Sunday, July 15, 2007

AP Apineru remembered

There's been one barbecue after another since Marine Staff Sgt. Faoa L. Apineru's family learned of his death July 2.

Apineru, 31, loved to cook and eat, and so does his extended family from Western Samoa. This week, before he is buried Friday, his siblings and others have been celebrating Apineru's life, remembering him in a way they say he would have wanted.

"He challenged me to a barbecue," his brother Selemaea Apineru said Wednesday about a recent culinary salvo.

That's not to say the 10-year Marine veteran's family is taking the news of his passing lightly. There have been plenty of tears shed since Apineru was seriously wounded in Iraq back in May 2005.

Apineru was patrolling the northern border of Iraq during his second tour there when a roadside bomb exploded near him. Wounds he received to his head left him with what relatives say were traumatic brain injuries, which included severe post-traumatic stress disorder (PTSD), extreme memory loss, frequent nightmares and a lot of emotional distress.

He was unable to live on his own and died at the Veterans Affairs Palo Alto Health Care System Hospital in California. Apineru was known as "the mayor" at the hospital because of his kind treatment of everyone there.

But when the PTSD was at its worst, Apineru would literally try to attack people who merely looked like the enemy, or "jihadists," as his brother put it. The disorder was so bad he had difficulty distinguishing between nightmares and reality.

The tough Marine who smiled a lot even called Selemaea once to say he feared he might hurt his own mother.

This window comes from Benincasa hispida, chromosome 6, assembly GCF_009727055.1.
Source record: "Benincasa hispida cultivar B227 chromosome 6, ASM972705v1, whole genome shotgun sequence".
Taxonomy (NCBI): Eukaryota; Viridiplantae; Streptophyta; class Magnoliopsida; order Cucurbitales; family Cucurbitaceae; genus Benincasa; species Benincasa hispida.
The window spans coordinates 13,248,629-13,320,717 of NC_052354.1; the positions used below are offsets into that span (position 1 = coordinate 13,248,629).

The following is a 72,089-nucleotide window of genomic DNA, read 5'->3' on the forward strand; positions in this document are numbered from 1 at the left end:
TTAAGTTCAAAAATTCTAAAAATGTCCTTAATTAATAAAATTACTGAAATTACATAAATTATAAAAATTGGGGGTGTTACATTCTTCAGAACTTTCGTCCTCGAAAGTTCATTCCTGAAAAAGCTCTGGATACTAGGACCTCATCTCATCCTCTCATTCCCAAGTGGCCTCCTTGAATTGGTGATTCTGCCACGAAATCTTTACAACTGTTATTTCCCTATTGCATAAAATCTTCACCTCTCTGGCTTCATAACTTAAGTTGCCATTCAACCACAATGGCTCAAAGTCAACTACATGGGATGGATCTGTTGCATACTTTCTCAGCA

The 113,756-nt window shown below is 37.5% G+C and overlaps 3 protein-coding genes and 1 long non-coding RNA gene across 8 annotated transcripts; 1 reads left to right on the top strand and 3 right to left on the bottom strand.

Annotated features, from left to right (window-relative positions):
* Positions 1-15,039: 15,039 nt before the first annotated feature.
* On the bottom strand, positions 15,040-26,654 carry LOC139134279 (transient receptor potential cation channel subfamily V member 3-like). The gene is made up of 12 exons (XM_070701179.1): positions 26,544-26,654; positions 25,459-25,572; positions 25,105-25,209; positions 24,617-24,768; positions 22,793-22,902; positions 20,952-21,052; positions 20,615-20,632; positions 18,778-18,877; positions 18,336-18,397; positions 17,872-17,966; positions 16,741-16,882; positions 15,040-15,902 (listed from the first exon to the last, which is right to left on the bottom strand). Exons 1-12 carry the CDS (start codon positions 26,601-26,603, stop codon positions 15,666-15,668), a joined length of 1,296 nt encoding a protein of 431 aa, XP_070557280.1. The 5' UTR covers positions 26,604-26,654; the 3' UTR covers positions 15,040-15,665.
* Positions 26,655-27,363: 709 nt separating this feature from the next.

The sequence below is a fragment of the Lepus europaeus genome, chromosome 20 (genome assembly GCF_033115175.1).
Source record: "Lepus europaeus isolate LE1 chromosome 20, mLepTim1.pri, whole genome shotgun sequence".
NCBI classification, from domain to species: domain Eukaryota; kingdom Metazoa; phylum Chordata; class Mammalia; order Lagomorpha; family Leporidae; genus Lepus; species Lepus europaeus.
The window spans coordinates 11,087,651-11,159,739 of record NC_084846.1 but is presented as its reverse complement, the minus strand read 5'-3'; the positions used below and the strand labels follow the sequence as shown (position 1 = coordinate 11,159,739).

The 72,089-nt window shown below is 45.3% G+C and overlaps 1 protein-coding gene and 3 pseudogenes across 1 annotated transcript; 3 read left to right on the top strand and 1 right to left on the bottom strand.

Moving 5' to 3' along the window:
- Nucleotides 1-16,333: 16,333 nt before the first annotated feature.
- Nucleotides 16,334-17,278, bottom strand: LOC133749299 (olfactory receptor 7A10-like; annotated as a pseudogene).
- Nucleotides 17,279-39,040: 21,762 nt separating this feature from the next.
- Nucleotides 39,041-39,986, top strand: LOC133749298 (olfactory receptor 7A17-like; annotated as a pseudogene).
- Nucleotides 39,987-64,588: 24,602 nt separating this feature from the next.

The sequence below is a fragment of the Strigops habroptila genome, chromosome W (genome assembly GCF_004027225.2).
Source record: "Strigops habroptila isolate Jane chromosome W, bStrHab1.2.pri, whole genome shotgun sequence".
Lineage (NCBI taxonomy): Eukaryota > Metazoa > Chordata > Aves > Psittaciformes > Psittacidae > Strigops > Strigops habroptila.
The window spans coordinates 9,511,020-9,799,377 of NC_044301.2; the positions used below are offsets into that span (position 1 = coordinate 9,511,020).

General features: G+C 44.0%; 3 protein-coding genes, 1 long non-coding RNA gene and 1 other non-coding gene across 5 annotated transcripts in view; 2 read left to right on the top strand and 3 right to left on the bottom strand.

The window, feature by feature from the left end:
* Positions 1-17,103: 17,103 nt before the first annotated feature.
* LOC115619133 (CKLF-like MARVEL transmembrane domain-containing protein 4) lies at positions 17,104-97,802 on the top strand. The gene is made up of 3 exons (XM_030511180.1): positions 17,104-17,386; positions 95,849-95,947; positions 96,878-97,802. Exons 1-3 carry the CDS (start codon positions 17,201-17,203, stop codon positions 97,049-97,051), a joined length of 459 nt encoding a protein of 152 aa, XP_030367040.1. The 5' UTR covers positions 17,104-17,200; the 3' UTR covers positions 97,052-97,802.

On July 2, Tiute Apineru was in Seattle for a wedding when she woke up about 2:30 a.m., certain she had just heard her son's voice calling for her. Later that day, a Marine gave her the sad news that VA Hospital medical workers had tried unsuccessfully to revive her son, who was found without a pulse.

Apineru became the 43rd person with Utah ties to die as a result of the Iraq and Afghanistan wars.

The exact cause of death is unknown, Selemaea said, but family members attribute it to the injuries he received in Iraq.

"I feel pain and hurt," Tiute said with Selemaea translating. "I feel suffering as a mother."

With her next breath, however, Apineru's mother said she is happy because her son is finally at peace.

Outside of a sister's apartment on Independence Boulevard in Salt Lake City, Apineru's soft-top convertible Cadillac is parked by the curb. Inside the apartment, Selemaea turns on his brother's cell phone, which shows a screen with the words, "Thank God I'm alive."

Selemaea was supposed to make the trip Wednesday from his home in Colorado Springs to the VA Hospital, where Apineru sometimes cooked for staff and residents. Selemaea, himself an Army veteran, was ready to grill a few selections of meat during the cook-off.

"My chicken will make you cry," Selemaea said with a laugh Wednesday. It's that good, he boasts.

Selemaea said his brother, who arrived in the United States from Western Samoa in 1996, will be buried here because so many family members call the Beehive State home.

As Apineru's family has been arriving in Utah from Colorado, Washington, Western Samoa, New Zealand and Australia, there has been a lot of laughing, smiling, remembering — and eating, the way Apineru would have liked it.

Apineru's late father, Isaako, taught his children it's OK to be sad and cry when someone dies but to make sure the person's life is celebrated.

"Who wants to be sad?" Selemaea asked. "Nobody wants to be sad."

The two nephews and five nieces Apineru loved and spoiled will see their uncle one last time during a viewing Thursday, from 7 to 9 p.m., at the First United Methodist Church, 203 S. 200 East.

The man whose favorite phrase was, "Big time!" whenever he got excited about something will be buried at the Utah Veteran's Memorial State Park in Riverton.

From the Deseret News

Related Link:
Faoa "AP" Apineru reported to have succumbed to Iraq injury